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The politics and understanding of unity Why does society cling to the myth of unity?

By: Taylor Zachary ~Columnist~

“All for One and One for All.” The slogan is the hallmark of Xavier University’s identity. It decorates the homepage of our website. It is the celebratory battle cry at the climax of graduation. The words even drape from the roof of Fenwick Hall – our most central value hung from our most central building.

These words most certainly have power. I do not wish to deny that. However, words can also be misleading. When I read the slogan, I cannot divorce it from the idea of “unity” or being “united.” On the spectrum of words that have power and words that do not have power, “unity” falls in the latter category. The redundant promotion and current practice of “unity” is not only a fruitless myth but consequently destructive.

1It is mere ignorance to deny that Western Europeans, through policy and culture, used euro-exceptionalism to establish themselves as the moral authority of the world and enforced such thinking against the will of other civilizations. Thus, the bondage of Africans – the legal rape of enslaved Black and indigenous women – and the legality of genocide were all met with moral justifications. It is important to note that any justification in this regard is, and can only be, self-serving. As one justifies an action, so too must they justify the conscience that initiates and allows said action.

In fact, every justification for the degradation of Black and indigenous life, from colonization to enslavement to Jim Crow to mass incarceration, is a means to soothe the moral conscious of a generationally oppressive society.

This is not speculation. Consider the justification Cleveland Police used after murdering Tamir Rice while he played in a local park. Consider the justification Chicago Police used after pumping 14 bullets into Laquan McDonald. Consider the justification New York Police used after choking Eric Garner to death while he begged for breath. Consider the justification Baltimore Police used after murdering Koryn Gaines and putting a bullet through the chest of her 5-year-old son.

“I feared for my life” has proven to be no more than a redundant and empty excuse to make the immoral feel moral and to masquerade evil as utilitarian.

I suppose the word “unity” is proposed with the best of intentions. I imagine one of the reasons America, as well as Xavier, clings to the myth of unity so stubbornly is because they sense once the myth is destroyed, they will be forced to deal with pain. Authentic unity, beyond a comfortable and passive myth, necessitates a painful reckoning with history. It means confronting soullessness. It means decentralizing the generational privilege of White America and working to repair the wrongs that created and continue to sustain this privilege.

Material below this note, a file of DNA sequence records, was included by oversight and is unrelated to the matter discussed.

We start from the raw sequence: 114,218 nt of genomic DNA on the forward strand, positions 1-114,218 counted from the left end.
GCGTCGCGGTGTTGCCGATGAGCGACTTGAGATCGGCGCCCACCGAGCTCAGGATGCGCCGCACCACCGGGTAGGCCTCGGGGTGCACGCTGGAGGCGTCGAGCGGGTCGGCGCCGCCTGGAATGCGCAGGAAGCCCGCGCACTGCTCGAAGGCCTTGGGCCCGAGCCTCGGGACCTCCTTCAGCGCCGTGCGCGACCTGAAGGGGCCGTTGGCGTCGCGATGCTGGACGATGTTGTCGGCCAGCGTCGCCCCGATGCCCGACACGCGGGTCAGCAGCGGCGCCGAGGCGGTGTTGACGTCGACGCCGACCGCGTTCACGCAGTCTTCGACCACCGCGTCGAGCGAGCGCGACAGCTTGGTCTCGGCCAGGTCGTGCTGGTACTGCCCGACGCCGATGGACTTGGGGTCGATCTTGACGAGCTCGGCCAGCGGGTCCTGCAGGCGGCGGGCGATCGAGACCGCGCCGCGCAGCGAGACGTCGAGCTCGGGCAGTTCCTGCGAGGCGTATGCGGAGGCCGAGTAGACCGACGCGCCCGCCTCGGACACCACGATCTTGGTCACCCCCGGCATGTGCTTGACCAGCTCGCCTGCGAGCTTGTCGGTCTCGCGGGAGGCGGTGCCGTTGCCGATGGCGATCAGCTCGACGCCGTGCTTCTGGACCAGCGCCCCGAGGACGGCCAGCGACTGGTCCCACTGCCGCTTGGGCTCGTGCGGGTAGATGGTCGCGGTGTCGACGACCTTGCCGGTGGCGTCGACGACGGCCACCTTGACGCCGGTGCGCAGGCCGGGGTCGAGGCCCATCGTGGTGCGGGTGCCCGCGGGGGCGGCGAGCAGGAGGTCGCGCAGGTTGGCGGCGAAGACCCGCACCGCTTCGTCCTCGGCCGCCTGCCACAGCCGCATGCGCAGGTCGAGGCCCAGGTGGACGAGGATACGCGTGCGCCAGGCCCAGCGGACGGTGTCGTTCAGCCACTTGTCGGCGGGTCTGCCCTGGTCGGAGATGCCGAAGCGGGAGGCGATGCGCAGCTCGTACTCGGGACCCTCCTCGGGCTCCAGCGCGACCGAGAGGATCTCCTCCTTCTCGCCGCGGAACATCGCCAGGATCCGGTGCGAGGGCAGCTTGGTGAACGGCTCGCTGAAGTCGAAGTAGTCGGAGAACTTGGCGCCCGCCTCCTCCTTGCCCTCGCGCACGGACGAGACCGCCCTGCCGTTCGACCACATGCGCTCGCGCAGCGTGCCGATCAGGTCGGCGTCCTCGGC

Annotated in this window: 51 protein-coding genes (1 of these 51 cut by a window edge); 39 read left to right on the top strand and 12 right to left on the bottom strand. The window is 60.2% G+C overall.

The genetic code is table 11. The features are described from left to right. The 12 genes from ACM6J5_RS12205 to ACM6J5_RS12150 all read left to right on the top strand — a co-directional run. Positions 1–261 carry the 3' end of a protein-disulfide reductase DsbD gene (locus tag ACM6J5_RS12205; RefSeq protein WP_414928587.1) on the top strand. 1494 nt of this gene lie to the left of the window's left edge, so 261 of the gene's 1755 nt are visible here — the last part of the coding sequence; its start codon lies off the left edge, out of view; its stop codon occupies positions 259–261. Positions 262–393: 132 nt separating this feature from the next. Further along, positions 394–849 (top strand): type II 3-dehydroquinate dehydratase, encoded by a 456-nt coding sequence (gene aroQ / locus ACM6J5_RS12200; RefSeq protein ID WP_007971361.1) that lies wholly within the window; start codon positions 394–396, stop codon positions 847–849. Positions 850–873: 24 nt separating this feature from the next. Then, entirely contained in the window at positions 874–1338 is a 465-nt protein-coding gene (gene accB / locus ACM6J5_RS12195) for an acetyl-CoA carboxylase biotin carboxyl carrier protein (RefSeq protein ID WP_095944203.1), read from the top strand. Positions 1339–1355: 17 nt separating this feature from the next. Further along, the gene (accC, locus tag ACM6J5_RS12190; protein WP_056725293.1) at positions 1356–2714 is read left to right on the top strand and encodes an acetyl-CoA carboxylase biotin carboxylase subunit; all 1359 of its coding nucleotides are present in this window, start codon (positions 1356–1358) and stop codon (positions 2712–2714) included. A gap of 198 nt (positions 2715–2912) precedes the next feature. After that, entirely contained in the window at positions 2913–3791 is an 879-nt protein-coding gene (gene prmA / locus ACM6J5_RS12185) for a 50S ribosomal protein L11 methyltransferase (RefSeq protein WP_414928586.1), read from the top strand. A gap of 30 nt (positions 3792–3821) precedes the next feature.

Donald Trump is evidence of systemically ignoring a 397-year path of destruction.

1

Taylor Zachary is a senior sociology major and columnist for the Newswire from Oakland, Calif.

The majority of people cloaked in Whiteness condition themselves to ignore themselves and their own history, while simultaneously resolving Black and indigenous histories to worthless drudgery. Such a diversion from truth certainly distorts the nature of what is and what is not considered true and the subsequent application of what is and what is not considered true. Unfortunately, for the oppressed, the oppressor has long enjoyed the social, cultural, economic and political capital to define the oppression.

Even more insidious is the self-inflicted denial of one’s ability to understand one’s fullest self, in all its flaws and beauty – not one’s humanity but one’s humanness. It is my assertion that the persistence of White identity and White supremacy, both as personal identities and systemic structures that sustain the oppression of Black, Brown and indigenous bodies, has been made possible only through historical hypocrisy. A person nation or university cannot lay claim to, or, arguably, even encourage unity when the entity resists an honest reckoning with the genesis of partition.

Unity, in America or at Xavier, cannot be a trusted proclamation if the claim does not come from marginalized identities. Do Black women, trans, queer or indigenous peoples consider our nation, or our university, in unity with them? Claiming unity across differences of race, ethnicity, sexuality, gender, class, self-interest, age, religion and intellectual position, demands of ourselves something America and Xavier have never done and frankly do not know how to do.

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